111. ^ Radhakrishnan 1956, p. 272.
  112. ^ Raju 1992, p. 176-177.
  113. ^ a b Raju 1992, p. 177.
  114. ^ Ranade 1926, pp. 179–182.
  115. ^ Mahadevan 1956, p. 63.
  116. ^ a b Encyclopædia Britannica.
  117. ^ Radhakrishnan 1956, p. 273.
  118. ^ a b King 1999, p. 221.
  119. ^ a b Nakamura 2004, p. 31.
  120. ^ King 1999, p. 219.
  121. ^ a b Collins 2000, p. 195.
  122. ^ Radhakrishnan 1956, p. 284.
  123. ^ John Koller (2012), Shankara in Routledge Companion to Philosophy of Religion (Editors: Chad Meister, Paul Copan), Routledge, ISBN 978-0415782944, pages 99-108
  124. ^ Edward Roer (Translator), Shankara's Introduction, p. 3, at Google Books to Brihad Aranyaka Upanishad at pages 3-4; Quote - "(...) Lokayatikas and Bauddhas who assert that the soul does not exist. There are four sects among the followers of Buddha: 1. Madhyamicas who maintain all is void; 2. Yogacharas, who assert except sensation and intelligence all else is void; 3. Sautranticas, who affirm actual existence of external objects no less than of internal sensations; 4. Vaibhashikas, who agree with later (Sautranticas) except that they contend for immediate apprehension of exterior objects through images or forms represented to the intellect."
  125. ^ Edward Roer (Translator), Shankara's Introduction, p. 3, at Google Books to Brihad Aranyaka Upanishad at page 3, OCLC 19373677
  126. ^ KN Jayatilleke (2010), Early Buddhist Theory of Knowledge, ISBN 978-8120806191, pages 246-249, from note 385 onwards; Steven Collins (1994), Religion and Practical Reason (Editors: Frank Reynolds, David Tracy), State Univ of New York Press, ISBN 978-0791422175, page 64; Quote: "Central to Buddhist soteriology is the doctrine of not-self (Pali: anattā, Sanskrit: anātman, the opposed doctrine of ātman is central to Brahmanical thought). Put very briefly, this is the [Buddhist] doctrine that human beings have no soul, no self, no unchanging essence."; Edward Roer (Translator), Shankara's Introduction, p. 2, at Google Books, pages 2-4 Katie Javanaud (2013), Is The Buddhist 'No-Self' Doctrine Compatible With Pursuing Nirvana?, Philosophy Now; John C. Plott et al (2000), Global History of Philosophy: The Axial Age, Volume 1, Motilal Banarsidass, ISBN 978-8120801585, page 63, Quote: "The Buddhist schools reject any Ātman concept. As we have already observed, this is the basic and ineradicable distinction between Hinduism and Buddhism".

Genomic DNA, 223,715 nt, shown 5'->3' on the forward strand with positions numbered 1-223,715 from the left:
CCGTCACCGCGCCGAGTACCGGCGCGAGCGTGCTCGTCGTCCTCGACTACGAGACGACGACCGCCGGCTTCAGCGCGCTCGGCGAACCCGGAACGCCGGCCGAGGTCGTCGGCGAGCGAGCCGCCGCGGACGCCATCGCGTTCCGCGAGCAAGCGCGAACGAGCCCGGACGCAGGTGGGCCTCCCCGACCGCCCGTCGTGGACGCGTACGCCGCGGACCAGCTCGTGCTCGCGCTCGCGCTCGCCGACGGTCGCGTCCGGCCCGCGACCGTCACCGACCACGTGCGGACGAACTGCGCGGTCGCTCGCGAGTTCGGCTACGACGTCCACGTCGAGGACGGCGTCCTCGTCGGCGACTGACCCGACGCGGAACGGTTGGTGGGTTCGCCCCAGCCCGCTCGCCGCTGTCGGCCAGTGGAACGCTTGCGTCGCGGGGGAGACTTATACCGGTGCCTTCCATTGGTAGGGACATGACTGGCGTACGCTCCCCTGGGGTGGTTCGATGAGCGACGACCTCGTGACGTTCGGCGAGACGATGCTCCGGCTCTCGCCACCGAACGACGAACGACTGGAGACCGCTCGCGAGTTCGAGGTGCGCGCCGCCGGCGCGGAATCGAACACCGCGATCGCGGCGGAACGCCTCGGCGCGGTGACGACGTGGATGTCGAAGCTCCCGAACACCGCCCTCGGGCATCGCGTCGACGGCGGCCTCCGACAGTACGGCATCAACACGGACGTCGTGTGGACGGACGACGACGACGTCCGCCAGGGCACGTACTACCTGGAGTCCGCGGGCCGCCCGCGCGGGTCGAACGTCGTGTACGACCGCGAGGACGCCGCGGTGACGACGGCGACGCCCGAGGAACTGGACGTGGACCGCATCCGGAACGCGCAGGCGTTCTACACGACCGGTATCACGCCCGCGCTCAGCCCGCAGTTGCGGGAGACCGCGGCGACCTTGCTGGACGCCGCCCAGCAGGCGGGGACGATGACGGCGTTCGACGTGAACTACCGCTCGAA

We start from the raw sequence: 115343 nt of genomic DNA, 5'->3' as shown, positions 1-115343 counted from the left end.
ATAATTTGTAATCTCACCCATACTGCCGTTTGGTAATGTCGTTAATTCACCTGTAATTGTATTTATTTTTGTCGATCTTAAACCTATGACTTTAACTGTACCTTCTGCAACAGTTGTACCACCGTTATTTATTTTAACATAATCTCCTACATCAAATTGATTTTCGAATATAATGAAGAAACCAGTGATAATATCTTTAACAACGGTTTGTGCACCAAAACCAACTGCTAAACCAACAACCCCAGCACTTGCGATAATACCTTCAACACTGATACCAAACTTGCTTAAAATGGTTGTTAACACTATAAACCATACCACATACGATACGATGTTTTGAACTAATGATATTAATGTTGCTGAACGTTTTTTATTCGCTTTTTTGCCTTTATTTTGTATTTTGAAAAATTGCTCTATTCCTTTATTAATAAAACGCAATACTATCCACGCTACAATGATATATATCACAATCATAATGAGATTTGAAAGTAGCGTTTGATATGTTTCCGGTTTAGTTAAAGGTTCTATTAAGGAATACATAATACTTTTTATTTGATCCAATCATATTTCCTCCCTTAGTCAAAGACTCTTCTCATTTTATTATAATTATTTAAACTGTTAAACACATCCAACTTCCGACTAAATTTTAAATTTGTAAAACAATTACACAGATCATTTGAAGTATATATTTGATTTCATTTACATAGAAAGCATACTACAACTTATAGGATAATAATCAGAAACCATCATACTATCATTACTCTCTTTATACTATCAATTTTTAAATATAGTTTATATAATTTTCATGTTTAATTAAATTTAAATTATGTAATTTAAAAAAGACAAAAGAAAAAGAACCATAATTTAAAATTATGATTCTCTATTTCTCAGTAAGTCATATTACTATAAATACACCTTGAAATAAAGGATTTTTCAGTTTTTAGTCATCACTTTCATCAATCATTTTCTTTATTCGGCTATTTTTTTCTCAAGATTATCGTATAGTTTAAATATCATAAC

127. ^ Panikkar 2001, p. 669.
  128. ^ Panikkar 2001, pp. 725–727.
  129. ^ Panikkar 2001, pp. 747–750.
  130. ^ Panikkar 2001, pp. 697–701.
  131. ^ Olivelle 1998.
  132. ^ Raghavendrachar 1956, p. 322.
  133. ^ a b Chari 1956, p. 305.
  134. ^ a b Stafford Betty (2010), Dvaita, Advaita, and Viśiṣṭādvaita: Contrasting Views of Mokṣa, Asian Philosophy, Vol. 20, No. 2, pages 215-224, doi:10.1080/09552367.2010.484955
  135. ^ Klostermaier 2007, pp. 361–363.
  136. ^ a b Chousalkar, pp. 130-134.
  137. ^ a b Wadia 1956, p. 64-65.
  138. ^ Collins 2000, pp. 197–198.
  139. ^ Urwick 1920.
  140. ^ Keith 2007, pp. 602-603.
  141. ^ RC Mishra (2013), Moksha and the Hindu Worldview, Psychology & Developing Societies, Vol. 25, No. 1, pages 21-42; Chousalkar, Ashok (1986), Social and Political Implications of Concepts Of Justice And Dharma, pages 130-134
  142. ^ a b Sharma 1985, p. 20.
  143. ^ a b Müller 1900, p. lvii.
  144. ^ Muller 1899, p. 204.
  145. ^ Mohammada 2007, p. 54.
  146. ^ Encyclopædia Britannica 1911.
  147. ^ Müller 1900, p. lviii.
  148. ^ See Henry Thomas Colebrooke (1858), Essays on the religion and philosophy of the Hindus. London: Williams and Norgate. In this volume, see chapter 1 (pp. 1–69), On the Vedas, or Sacred Writings of the Hindus, reprinted from Colebrooke's Asiatic Researches, Calcutta: 1805, Vol 8, pp. 369–476. A translation of the Aitareya Upanishad appears in pages 26–30 of this chapter.
  149. ^ Rammohun Roy and the Making of Victorian Britain,By Lynn Zastoupil. Retrieved 1 June 2014. 
  150. ^ "The Upanishads, Part 1, by Max Müller". 
  151. ^ Paramananda, Swami (1919). The Upanishads (PDF). The Pennsylvania State University. p. 7. Retrieved 1 June 2014. 
  152. ^ Sadhale 1987.
  153. ^ Sharma 1985, p. 19-20.
  154. ^ Schopenhauer & Payne 2000, p. 395.
  155. ^ Schopenhauer & Payne 2000, p. 397.
  156. ^ a b Singh 1999, p. 456-461.
  157. ^ Versluis 1993, pp. 69, 76, 95. 106–110.
  158. ^ Eliot 1963.
  159. ^ Schrödinger 1992, p. 129.
  160. ^ Easwaran 2007, p. 9.
  161. ^ Juan Mascaró, The Upanishads, Penguin Classics, ISBN 978-0140441635, page 7, 146, cover
  162. ^ a b Paul Deussen, The Philosophy of the Upanishads University of Kiel, T&T Clark, pages 150-179